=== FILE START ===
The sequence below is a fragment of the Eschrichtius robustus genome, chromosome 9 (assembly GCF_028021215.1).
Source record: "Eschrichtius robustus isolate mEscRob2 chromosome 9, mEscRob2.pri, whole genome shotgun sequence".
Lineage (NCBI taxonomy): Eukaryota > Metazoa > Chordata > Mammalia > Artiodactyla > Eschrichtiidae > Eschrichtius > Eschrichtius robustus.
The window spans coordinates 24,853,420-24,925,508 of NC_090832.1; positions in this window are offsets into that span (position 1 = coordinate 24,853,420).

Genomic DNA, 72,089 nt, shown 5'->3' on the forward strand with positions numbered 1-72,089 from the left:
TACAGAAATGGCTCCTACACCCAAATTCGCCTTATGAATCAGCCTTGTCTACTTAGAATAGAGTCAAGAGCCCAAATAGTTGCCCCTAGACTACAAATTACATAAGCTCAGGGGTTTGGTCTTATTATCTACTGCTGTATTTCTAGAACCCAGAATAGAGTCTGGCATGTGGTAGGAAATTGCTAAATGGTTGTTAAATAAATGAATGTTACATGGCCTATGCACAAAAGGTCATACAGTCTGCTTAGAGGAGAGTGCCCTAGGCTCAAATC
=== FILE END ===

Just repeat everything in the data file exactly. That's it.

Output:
The sequence below is a fragment of the Eschrichtius robustus genome, chromosome 9 (assembly GCF_028021215.1).
Source record: "Eschrichtius robustus isolate mEscRob2 chromosome 9, mEscRob2.pri, whole genome shotgun sequence".
Lineage (NCBI taxonomy): Eukaryota > Metazoa > Chordata > Mammalia > Artiodactyla > Eschrichtiidae > Eschrichtius > Eschrichtius robustus.
The window spans coordinates 24,853,420-24,925,508 of NC_090832.1; positions in this window are offsets into that span (position 1 = coordinate 24,853,420).

Genomic DNA, 72,089 nt, shown 5'->3' on the forward strand with positions numbered 1-72,089 from the left:
TACAGAAATGGCTCCTACACCCAAATTCGCCTTATGAATCAGCCTTGTCTACTTAGAATAGAGTCAAGAGCCCAAATAGTTGCCCCTAGACTACAAATTACATAAGCTCAGGGGTTTGGTCTTATTATCTACTGCTGTATTTCTAGAACCCAGAATAGAGTCTGGCATGTGGTAGGAAATTGCTAAATGGTTGTTAAATAAATGAATGTTACATGGCCTATGCACAAAAGGTCATACAGTCTGCTTAGAGGAGAGTGCCCTAGGCTCAAATC